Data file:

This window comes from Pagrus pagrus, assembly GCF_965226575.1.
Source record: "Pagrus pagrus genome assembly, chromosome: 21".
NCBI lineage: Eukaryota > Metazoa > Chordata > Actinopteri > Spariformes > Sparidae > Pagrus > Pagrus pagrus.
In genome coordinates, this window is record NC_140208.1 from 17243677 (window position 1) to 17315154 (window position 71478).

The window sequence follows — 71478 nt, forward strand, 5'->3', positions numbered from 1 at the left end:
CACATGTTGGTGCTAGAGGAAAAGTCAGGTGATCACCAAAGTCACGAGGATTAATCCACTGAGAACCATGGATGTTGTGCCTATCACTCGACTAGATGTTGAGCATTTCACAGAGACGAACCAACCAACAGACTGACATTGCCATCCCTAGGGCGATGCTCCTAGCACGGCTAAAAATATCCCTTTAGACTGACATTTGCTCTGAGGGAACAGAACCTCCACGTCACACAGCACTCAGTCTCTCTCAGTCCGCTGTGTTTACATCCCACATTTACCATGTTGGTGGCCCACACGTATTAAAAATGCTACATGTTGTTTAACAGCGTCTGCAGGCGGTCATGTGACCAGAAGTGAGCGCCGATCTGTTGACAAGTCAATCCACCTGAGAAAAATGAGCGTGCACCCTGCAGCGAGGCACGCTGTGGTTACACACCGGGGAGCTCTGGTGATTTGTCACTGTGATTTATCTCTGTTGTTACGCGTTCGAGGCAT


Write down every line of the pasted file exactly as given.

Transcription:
This window comes from Pagrus pagrus, assembly GCF_965226575.1.
Source record: "Pagrus pagrus genome assembly, chromosome: 21".
NCBI lineage: Eukaryota > Metazoa > Chordata > Actinopteri > Spariformes > Sparidae > Pagrus > Pagrus pagrus.
In genome coordinates, this window is record NC_140208.1 from 17243677 (window position 1) to 17315154 (window position 71478).

The window sequence follows — 71478 nt, forward strand, 5'->3', positions numbered from 1 at the left end:
CACATGTTGGTGCTAGAGGAAAAGTCAGGTGATCACCAAAGTCACGAGGATTAATCCACTGAGAACCATGGATGTTGTGCCTATCACTCGACTAGATGTTGAGCATTTCACAGAGACGAACCAACCAACAGACTGACATTGCCATCCCTAGGGCGATGCTCCTAGCACGGCTAAAAATATCCCTTTAGACTGACATTTGCTCTGAGGGAACAGAACCTCCACGTCACACAGCACTCAGTCTCTCTCAGTCCGCTGTGTTTACATCCCACATTTACCATGTTGGTGGCCCACACGTATTAAAAATGCTACATGTTGTTTAACAGCGTCTGCAGGCGGTCATGTGACCAGAAGTGAGCGCCGATCTGTTGACAAGTCAATCCACCTGAGAAAAATGAGCGTGCACCCTGCAGCGAGGCACGCTGTGGTTACACACCGGGGAGCTCTGGTGATTTGTCACTGTGATTTATCTCTGTTGTTACGCGTTCGAGGCAT